Sells/Main Screen

Main/sells screen

I made the sells screen as the main screen with the idea that most of the time this is where people would spend most of their time. In the menu at the top it points to the other windows: Sellers, Inventory, and Reports. You type in the item numbers for sale with a space between the numbers and hit ‘ENTER’ and it will show a list of the items, a brief description (in case somebody changes tags) and the price, it will also calculate the grand total at the bottom. Then select how it was paid, using the radio buttons, if they forget to select one there’s an error message. This screen also caused an issue with displaying the items, the original way I had this was adding the items straight to the root window. However, removing these after the complete order was done wasn’t really working, added this information into a label frame and was able to remove that when transaction is complete.

Reports

Reports

Reports uses the method to display as I first started with the sales screen, putting them straight to the window, didn’t think there would be much need to have it clear and run a different report. The input boxes only take a month ‘02’ two digit and a year ‘2022’ four digit then goes to the database and looks for any sales between the 01 and 31 of that month and year and loops through the results to display everything. This still works for months less than 31 including and tested in February. Added calculations for the commission and total, since these can be calculated there’s no reason to waste database space on storing them. Then at the bottom added the full totals to the columns, using just variables that kept getting added up the numbers while it’s looping.

Some of the items I wanted to add but didn’t get time:

Break the code to separate file(s) spent too much time early on trying to get it to work. This might be more of a tkinter thing than a database thing, which is the primary focus of this project.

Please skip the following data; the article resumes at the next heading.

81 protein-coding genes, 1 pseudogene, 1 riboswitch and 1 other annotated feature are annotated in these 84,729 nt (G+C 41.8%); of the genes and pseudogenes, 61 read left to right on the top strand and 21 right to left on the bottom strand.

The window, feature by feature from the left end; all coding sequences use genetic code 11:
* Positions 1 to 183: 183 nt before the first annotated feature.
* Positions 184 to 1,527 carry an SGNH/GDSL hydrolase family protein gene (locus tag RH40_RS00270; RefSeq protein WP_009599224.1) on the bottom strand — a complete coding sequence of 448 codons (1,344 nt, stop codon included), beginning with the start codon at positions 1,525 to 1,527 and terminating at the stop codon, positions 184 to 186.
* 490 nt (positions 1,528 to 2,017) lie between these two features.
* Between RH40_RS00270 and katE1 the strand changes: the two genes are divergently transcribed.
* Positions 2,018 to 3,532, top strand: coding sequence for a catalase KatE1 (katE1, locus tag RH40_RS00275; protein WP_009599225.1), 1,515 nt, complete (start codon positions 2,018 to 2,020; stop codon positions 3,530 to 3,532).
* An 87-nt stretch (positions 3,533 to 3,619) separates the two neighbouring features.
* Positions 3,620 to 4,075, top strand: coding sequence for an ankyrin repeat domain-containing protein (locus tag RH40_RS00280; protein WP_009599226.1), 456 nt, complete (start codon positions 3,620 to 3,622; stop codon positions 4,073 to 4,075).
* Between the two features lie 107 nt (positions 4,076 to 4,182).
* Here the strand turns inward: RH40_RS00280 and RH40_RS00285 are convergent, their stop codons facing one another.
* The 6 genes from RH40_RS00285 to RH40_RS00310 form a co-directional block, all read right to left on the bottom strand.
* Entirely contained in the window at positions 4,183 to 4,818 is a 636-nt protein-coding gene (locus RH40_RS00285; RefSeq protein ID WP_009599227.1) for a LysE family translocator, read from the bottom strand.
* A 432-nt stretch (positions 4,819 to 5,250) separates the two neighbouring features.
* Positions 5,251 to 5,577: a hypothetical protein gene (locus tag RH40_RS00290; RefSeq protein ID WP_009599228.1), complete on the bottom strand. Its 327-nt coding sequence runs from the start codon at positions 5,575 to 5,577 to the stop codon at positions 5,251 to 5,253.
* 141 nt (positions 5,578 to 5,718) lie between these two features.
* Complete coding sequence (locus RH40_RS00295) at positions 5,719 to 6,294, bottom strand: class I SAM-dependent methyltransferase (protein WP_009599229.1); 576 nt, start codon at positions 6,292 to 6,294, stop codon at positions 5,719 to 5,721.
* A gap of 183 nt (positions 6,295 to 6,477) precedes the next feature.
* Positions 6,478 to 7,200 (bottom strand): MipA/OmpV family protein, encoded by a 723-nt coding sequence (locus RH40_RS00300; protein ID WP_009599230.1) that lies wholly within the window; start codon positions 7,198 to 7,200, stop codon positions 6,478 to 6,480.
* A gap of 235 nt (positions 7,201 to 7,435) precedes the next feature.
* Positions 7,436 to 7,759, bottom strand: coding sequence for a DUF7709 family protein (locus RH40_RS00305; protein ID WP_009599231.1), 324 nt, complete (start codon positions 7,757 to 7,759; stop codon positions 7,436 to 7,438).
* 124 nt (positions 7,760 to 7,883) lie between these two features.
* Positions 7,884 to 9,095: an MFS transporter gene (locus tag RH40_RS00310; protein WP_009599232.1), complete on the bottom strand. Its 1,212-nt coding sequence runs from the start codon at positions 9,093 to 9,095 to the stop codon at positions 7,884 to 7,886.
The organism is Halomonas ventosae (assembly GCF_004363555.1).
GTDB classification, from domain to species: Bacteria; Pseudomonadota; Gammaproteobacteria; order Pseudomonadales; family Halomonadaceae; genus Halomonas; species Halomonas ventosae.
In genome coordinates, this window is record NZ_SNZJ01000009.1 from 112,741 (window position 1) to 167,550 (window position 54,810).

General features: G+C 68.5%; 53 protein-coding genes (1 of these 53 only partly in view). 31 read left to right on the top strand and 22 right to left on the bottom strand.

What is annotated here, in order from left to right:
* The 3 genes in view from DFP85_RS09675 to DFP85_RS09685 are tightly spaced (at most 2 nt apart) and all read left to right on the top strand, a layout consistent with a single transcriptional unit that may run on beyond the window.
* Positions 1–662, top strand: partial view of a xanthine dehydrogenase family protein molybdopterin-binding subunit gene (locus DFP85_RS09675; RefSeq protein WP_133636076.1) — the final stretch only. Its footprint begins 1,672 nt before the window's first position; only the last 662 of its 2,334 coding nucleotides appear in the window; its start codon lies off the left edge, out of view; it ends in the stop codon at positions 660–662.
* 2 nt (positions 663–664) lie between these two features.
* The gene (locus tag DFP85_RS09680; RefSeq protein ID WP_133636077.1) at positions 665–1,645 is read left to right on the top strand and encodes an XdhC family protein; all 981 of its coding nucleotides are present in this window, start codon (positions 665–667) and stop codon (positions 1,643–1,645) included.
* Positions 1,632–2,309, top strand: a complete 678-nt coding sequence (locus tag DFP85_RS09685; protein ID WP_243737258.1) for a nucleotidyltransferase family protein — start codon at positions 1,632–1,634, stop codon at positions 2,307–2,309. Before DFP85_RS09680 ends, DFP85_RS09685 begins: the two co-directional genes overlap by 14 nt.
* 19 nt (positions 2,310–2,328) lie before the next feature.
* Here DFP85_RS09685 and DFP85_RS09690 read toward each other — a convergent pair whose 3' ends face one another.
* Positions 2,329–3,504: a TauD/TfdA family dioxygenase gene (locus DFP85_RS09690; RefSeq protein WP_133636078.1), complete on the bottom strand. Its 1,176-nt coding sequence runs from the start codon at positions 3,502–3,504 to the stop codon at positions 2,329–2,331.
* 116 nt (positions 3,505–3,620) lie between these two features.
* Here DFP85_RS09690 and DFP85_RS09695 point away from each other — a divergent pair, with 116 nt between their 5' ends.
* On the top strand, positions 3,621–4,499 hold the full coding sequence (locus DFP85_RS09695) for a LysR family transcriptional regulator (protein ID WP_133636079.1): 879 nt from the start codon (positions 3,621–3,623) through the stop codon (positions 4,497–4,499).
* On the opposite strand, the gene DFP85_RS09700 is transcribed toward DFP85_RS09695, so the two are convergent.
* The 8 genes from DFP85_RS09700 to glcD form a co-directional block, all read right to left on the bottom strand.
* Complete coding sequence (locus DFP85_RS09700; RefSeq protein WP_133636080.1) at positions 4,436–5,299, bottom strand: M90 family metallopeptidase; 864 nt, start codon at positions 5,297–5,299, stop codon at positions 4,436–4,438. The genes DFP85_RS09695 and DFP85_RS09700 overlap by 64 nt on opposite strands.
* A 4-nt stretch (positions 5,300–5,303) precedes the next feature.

To delete a seller or inventory item, this as a small object that might not really needed, they can always override a current one with the way it’s setup.

The night before deadline I tried to add a save to CSV file but it didn’t fully work out so commented out those lines. If I get time I may come back and work on another iteration of this program.

Github link: https://github.com/amacher/consignmentShop/blob/main/consignment.py

Related Articles

CMYK converter added

CMYK converter added

CMYK is a tricky one, since each device would interpret the colors differently. Had almost decided not to even include it but thought it could be useful at times. Looking around I found a basic formula that most people were using to give a rough idea for the color. I...

read more
Conversion Iteration #2: Color

Conversion Iteration #2: Color

For iteration #2: I added Hex color to RGB to the conversion app page converter. Hex: This will take the 6-digit hex color only accepting 0-9 and A-F. Then it will convert the Hex to RGB with commas between the 3 color grouping. RGB: For the RGB to Hex the user will...

read more
Measurement Conversion created in JavaScript

Measurement Conversion created in JavaScript

Created my own conversion page, some of the reasons for this, you may have run across these issues also: ton of ads on page and overlay ads; the ads and the converter all look the same; the one that made me decide to create my own was the conversion was wrong. While I...

read more

Pin It on Pinterest

Share This